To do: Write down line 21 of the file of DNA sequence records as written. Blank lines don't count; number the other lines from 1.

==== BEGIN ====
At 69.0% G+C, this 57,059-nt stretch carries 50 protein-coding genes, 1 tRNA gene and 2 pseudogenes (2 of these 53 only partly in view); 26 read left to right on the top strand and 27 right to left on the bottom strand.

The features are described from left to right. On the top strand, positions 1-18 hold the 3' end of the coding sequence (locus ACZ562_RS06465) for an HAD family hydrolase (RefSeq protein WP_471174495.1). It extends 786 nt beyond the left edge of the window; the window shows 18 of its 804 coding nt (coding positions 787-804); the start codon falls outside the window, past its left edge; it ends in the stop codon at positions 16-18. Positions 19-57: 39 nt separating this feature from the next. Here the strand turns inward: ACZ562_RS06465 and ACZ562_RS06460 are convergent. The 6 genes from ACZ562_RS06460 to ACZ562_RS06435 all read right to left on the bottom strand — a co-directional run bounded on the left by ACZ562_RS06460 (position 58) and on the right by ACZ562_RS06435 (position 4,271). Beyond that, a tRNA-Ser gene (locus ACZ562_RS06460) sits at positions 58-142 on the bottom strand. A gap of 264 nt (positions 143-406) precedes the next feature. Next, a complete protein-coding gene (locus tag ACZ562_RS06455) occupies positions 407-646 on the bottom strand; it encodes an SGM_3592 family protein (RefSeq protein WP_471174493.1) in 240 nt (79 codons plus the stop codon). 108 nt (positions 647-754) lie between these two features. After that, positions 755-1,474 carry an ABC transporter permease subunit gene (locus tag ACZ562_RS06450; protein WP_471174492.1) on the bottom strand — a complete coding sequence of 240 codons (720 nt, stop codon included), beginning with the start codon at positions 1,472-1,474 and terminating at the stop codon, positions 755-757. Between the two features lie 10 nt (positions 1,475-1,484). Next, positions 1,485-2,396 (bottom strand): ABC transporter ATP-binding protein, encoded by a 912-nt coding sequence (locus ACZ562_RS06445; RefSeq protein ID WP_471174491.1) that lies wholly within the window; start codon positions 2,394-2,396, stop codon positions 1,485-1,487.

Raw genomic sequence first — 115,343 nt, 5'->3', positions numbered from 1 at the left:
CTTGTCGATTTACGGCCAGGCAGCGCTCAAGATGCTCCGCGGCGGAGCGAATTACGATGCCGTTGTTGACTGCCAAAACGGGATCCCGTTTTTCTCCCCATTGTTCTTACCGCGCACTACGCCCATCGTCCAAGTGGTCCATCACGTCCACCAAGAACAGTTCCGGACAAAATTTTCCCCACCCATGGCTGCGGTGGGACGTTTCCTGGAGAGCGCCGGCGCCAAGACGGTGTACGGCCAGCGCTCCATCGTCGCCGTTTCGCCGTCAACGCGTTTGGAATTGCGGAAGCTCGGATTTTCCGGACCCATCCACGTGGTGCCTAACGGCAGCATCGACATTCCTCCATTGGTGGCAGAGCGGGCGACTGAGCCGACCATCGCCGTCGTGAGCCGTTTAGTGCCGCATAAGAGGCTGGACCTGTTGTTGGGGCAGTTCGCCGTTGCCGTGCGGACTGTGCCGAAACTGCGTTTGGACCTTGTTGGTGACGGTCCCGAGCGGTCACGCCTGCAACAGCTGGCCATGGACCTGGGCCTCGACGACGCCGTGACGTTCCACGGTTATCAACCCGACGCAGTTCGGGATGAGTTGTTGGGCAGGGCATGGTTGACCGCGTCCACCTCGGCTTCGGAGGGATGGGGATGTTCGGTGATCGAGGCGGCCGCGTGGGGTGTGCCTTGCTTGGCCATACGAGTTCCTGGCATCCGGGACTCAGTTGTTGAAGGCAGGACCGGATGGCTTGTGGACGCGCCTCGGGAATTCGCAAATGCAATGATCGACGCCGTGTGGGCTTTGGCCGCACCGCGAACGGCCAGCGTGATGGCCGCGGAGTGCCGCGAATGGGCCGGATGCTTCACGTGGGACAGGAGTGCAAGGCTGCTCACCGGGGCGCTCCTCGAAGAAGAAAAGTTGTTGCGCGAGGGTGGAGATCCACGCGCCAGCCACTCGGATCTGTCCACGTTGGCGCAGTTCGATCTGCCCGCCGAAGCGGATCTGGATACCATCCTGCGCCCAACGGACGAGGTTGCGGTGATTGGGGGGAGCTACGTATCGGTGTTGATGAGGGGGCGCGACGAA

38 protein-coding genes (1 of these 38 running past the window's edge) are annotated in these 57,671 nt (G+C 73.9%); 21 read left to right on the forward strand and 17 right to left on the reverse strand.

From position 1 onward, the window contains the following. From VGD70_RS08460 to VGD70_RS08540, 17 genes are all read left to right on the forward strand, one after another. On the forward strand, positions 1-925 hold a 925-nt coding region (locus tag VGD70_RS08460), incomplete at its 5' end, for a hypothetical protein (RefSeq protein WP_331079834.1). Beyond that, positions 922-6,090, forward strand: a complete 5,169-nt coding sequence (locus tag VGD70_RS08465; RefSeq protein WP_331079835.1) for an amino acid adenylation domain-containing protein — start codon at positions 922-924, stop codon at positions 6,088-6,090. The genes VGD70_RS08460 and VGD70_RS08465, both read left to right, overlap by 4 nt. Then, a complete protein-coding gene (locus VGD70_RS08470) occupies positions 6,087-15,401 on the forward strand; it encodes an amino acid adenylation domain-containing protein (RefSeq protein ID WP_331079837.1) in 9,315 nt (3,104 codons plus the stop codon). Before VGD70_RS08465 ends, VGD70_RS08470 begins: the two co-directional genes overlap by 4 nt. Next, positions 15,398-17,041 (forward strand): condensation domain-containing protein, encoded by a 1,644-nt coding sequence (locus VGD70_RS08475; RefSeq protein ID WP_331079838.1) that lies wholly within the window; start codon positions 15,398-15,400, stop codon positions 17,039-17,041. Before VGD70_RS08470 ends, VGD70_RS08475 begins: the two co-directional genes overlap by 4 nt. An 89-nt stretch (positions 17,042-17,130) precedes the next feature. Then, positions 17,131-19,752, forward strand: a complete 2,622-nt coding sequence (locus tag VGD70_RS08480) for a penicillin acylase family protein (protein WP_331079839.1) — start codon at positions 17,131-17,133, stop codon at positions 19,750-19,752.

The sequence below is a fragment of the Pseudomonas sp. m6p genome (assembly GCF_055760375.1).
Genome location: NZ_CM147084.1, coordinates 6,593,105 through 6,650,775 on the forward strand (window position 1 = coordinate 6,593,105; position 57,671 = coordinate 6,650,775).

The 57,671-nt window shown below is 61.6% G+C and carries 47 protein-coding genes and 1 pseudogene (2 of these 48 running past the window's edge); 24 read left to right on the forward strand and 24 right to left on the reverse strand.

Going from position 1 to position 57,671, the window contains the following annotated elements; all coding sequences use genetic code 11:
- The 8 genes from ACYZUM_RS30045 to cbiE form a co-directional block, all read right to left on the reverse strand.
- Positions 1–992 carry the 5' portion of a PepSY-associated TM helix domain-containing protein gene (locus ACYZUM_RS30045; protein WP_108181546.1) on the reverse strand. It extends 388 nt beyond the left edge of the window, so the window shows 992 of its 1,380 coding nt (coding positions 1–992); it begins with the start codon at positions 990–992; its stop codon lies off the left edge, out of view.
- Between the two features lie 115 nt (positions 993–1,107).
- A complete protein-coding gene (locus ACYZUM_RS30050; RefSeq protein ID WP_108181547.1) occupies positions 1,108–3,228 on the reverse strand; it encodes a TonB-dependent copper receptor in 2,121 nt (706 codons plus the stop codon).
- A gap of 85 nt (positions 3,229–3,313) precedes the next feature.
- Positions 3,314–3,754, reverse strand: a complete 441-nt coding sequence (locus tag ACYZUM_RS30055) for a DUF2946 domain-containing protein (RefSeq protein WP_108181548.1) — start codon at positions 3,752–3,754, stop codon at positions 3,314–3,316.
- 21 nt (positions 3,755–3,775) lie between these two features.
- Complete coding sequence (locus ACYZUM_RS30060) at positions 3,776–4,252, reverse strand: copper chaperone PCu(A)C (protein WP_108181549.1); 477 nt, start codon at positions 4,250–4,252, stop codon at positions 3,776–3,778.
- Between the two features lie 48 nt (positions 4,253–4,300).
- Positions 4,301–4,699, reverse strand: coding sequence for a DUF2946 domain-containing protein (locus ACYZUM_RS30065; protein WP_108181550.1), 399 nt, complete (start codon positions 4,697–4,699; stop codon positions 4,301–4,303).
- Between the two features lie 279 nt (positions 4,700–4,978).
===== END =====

- Between the two features lie 279 nt (positions 4,700–4,978).